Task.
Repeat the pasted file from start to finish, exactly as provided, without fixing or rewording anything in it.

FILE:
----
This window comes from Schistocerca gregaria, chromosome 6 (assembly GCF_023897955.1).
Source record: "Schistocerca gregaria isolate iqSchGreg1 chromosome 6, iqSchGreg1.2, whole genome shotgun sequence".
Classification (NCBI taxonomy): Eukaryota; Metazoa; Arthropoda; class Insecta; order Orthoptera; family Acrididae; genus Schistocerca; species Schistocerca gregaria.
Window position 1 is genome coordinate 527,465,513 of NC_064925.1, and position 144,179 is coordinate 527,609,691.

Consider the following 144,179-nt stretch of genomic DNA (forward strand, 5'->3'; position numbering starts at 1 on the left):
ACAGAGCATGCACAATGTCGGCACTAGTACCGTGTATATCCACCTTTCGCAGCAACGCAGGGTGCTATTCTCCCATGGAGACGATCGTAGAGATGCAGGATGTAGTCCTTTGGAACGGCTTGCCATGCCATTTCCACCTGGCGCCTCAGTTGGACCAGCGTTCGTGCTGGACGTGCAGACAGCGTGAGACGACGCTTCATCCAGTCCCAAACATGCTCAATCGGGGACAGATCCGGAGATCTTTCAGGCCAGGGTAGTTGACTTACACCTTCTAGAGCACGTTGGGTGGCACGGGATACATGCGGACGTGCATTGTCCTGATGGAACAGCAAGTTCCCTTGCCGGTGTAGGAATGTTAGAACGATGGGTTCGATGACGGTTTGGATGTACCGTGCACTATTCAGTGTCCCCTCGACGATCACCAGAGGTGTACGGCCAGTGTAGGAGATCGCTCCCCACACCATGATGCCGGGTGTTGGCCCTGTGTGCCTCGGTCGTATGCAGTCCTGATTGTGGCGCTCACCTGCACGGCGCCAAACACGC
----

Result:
This window comes from Schistocerca gregaria, chromosome 6 (assembly GCF_023897955.1).
Source record: "Schistocerca gregaria isolate iqSchGreg1 chromosome 6, iqSchGreg1.2, whole genome shotgun sequence".
Classification (NCBI taxonomy): Eukaryota; Metazoa; Arthropoda; class Insecta; order Orthoptera; family Acrididae; genus Schistocerca; species Schistocerca gregaria.
Window position 1 is genome coordinate 527,465,513 of NC_064925.1, and position 144,179 is coordinate 527,609,691.

Consider the following 144,179-nt stretch of genomic DNA (forward strand, 5'->3'; position numbering starts at 1 on the left):
ACAGAGCATGCACAATGTCGGCACTAGTACCGTGTATATCCACCTTTCGCAGCAACGCAGGGTGCTATTCTCCCATGGAGACGATCGTAGAGATGCAGGATGTAGTCCTTTGGAACGGCTTGCCATGCCATTTCCACCTGGCGCCTCAGTTGGACCAGCGTTCGTGCTGGACGTGCAGACAGCGTGAGACGACGCTTCATCCAGTCCCAAACATGCTCAATCGGGGACAGATCCGGAGATCTTTCAGGCCAGGGTAGTTGACTTACACCTTCTAGAGCACGTTGGGTGGCACGGGATACATGCGGACGTGCATTGTCCTGATGGAACAGCAAGTTCCCTTGCCGGTGTAGGAATGTTAGAACGATGGGTTCGATGACGGTTTGGATGTACCGTGCACTATTCAGTGTCCCCTCGACGATCACCAGAGGTGTACGGCCAGTGTAGGAGATCGCTCCCCACACCATGATGCCGGGTGTTGGCCCTGTGTGCCTCGGTCGTATGCAGTCCTGATTGTGGCGCTCACCTGCACGGCGCCAAACACGC